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“Shoot to Thrill”

Posted by purplemary54 on April 13, 2012

I have what can best be termed as a limited tolerance for hard rock and heavy metal.  I tend to roll my eyes at the tendency towards wizards and dragons and other various fantastic or gothic trappings.  I veer more towards the party hearty variety (which is kind of silly when you think about it, because my idea of a hearty party is a couple of glasses of wine and rousing game of Trivial Pursuit).  I think most guitar “pyrotechnics” are pointless, but good solid, skilled playing never goes out of style.  Now, it must be noted that Led Zeppelin often commits some of these offenses, but they are the exception that proves the rule.  As Kurt Loder once wrote, Led Zeppelin is a genre of one.  They invented the stuff that has essentially been bastardized by bands such as Black Sabbath and Iron Maiden, which pretty much gives them a pass in my book.  Also, Jimmy Page is a god.

But when it comes to sex, drugs, and rock & roll, nobody can beat AC/DC.  They get more than a little silly sometimes, what with all the phallic imagery, but it’s hard to deny the pure density and power of their music.  It is really hard rock.  Angus Young’s guitar is technically simple, but the chords and solos are like granite.  The bass and drums give everything a foundation as solid as the Earth itself.  And the vocals–whether it’s Brian Johnson or the late Bon Scott–rattle around like gravel in a coffee can.  And they’re catchy, too, which is not something you say about this sub-genre very often.  The band has a nice sense for hooks and riffs, which translate into good, FM ready rock.

One of the most insanely catchy songs they ever recorded was “Shoot to Thrill.”  There’s really not much deep analysis to do here: It’s about sex and partying.  I find myself a little disturbed by the gun imagery in this song (and many others), but it’s one of the easiest and most recognizable phallic images ever, so I take it with a grain of salt.  The chorus is just flat out great, and Johnson’s vocal performance is one of his best.  He handles the rhythm of the song beautifully, meshing nicely with the drum beat.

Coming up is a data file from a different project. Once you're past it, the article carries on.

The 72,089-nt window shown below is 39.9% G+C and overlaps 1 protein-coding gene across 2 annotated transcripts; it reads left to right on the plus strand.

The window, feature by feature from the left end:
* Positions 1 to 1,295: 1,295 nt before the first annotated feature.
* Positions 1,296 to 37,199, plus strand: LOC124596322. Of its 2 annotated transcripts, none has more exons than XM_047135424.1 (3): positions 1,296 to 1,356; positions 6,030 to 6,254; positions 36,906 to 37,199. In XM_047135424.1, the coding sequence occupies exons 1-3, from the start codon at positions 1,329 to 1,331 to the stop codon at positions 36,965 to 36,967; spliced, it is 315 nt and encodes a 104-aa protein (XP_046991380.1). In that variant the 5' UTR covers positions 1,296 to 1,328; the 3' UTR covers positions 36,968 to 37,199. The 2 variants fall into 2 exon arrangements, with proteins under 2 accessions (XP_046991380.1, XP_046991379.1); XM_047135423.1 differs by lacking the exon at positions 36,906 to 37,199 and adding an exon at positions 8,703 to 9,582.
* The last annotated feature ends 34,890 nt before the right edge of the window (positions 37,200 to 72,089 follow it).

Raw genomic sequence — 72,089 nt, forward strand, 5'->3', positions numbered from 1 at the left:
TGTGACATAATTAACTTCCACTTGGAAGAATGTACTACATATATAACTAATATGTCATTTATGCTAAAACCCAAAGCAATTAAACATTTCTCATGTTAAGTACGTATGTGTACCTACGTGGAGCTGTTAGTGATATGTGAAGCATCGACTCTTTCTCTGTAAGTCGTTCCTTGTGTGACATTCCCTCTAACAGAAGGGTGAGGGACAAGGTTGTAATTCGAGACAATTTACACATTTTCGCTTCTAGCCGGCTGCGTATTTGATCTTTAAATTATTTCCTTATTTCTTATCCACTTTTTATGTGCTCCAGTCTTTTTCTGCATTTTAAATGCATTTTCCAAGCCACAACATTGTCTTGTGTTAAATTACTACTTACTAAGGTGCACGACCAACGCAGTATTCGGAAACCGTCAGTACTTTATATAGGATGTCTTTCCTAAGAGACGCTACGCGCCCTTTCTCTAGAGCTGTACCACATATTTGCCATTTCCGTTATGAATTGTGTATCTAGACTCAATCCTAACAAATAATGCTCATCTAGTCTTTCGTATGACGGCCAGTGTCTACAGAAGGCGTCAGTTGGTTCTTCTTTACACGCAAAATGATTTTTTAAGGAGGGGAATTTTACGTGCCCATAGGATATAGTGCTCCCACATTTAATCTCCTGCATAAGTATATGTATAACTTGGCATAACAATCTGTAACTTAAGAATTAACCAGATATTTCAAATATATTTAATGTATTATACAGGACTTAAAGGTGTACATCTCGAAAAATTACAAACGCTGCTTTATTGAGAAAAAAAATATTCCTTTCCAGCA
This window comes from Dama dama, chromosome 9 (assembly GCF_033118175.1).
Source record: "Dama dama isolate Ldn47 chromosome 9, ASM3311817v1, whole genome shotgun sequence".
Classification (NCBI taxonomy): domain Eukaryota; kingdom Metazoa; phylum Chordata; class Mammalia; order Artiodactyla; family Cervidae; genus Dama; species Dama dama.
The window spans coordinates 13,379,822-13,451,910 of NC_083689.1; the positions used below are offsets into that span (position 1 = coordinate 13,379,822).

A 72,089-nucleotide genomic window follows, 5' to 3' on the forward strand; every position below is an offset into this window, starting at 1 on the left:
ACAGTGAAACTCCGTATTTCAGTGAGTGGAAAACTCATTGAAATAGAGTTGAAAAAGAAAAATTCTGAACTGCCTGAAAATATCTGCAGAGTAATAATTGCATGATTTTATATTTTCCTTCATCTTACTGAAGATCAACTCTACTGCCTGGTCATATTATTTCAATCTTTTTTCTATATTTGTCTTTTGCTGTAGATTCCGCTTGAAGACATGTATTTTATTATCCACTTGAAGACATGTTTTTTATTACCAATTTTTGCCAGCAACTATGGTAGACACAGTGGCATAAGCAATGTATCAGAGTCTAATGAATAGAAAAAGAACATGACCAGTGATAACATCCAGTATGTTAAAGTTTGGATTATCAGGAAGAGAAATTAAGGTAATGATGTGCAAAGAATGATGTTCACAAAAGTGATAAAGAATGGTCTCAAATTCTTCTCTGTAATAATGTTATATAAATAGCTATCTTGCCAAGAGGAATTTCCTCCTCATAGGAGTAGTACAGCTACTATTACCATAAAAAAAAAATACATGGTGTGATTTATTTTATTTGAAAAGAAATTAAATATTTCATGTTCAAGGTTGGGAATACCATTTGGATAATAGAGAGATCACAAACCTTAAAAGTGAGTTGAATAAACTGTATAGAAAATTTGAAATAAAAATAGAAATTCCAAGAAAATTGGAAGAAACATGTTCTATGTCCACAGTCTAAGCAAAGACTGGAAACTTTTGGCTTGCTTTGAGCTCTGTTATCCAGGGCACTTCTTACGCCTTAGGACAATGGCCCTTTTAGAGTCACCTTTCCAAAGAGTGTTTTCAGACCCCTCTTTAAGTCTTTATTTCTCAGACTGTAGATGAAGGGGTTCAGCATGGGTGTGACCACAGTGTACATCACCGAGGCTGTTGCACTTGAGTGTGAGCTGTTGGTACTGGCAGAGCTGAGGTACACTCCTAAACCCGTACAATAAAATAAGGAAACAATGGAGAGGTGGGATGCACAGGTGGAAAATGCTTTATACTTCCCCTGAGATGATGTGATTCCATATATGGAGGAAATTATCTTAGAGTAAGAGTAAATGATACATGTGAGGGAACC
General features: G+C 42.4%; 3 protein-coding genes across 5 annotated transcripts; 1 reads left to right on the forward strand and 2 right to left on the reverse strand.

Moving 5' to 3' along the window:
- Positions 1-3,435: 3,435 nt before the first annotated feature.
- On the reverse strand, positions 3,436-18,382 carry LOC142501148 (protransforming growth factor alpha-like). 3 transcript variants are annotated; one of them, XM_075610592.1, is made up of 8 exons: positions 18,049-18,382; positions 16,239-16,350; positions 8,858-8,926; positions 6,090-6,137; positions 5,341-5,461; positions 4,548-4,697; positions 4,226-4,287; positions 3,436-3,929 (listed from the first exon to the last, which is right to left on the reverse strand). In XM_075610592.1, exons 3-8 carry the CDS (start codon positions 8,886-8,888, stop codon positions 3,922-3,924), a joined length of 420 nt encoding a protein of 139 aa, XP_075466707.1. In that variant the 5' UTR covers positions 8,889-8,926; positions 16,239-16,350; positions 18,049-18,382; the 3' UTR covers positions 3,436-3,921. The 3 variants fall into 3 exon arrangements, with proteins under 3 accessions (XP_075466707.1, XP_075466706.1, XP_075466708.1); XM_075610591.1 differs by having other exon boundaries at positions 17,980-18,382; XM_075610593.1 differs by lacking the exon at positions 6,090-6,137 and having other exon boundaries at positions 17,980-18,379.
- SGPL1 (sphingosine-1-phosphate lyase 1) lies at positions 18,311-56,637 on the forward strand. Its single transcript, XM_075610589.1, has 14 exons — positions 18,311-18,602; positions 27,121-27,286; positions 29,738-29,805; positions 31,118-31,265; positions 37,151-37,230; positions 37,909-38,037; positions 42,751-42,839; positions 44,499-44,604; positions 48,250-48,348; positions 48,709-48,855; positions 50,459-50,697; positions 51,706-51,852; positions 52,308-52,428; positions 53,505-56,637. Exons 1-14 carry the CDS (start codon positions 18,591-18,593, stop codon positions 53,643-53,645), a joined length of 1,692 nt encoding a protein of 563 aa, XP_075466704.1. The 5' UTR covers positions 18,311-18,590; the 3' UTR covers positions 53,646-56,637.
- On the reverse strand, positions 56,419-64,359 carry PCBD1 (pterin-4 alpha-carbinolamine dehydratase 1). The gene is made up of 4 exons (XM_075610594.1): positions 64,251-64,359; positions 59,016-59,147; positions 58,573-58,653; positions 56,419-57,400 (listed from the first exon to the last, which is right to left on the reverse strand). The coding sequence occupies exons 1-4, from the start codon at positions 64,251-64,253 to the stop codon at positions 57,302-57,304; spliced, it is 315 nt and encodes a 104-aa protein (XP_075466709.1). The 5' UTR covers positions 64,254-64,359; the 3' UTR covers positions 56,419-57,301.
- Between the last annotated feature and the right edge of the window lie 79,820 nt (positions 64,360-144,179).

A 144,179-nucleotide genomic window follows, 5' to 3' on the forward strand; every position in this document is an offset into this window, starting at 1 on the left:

I have to put aside a lot of my personal and political beliefs aside when I listen to AC/DC (and the Rolling Stones and Led Zeppelin and a whole lot of other rock music).  It can be filled with violent images, which the pacifist in me dislikes.  I have to ignore the objectification of women, even though the feminist in me is screaming.  Because this isn’t music meant for thinking or discussion.  This is music meant to blare at eardrum-shattering levels from speakers the size of grown men.  Should I be offended by it?  Maybe.  Maybe not.   I’ve always felt I should be more offended by the music industry for perpetuating the institutional acceptance of misogyny and violence.  Although I wonder sometimes if AC/DC’s refusal to outgrow these attitudes is about any genuine affiliation or just savvy marketing.  Their main audience, after all, isn’t educated women; it’s teenage boys, who eat this stuff up like candy.  Rock music is, has been, and always will be about youth and its desires, as exemplified by Angus Young’s perpetual naughty schoolboy costume.  Sex, drugs, and rock & roll.  The day I see Angus Young on stage in long pants is the day that AC/DC grows up.  It’s also probably the day they give up rocking.


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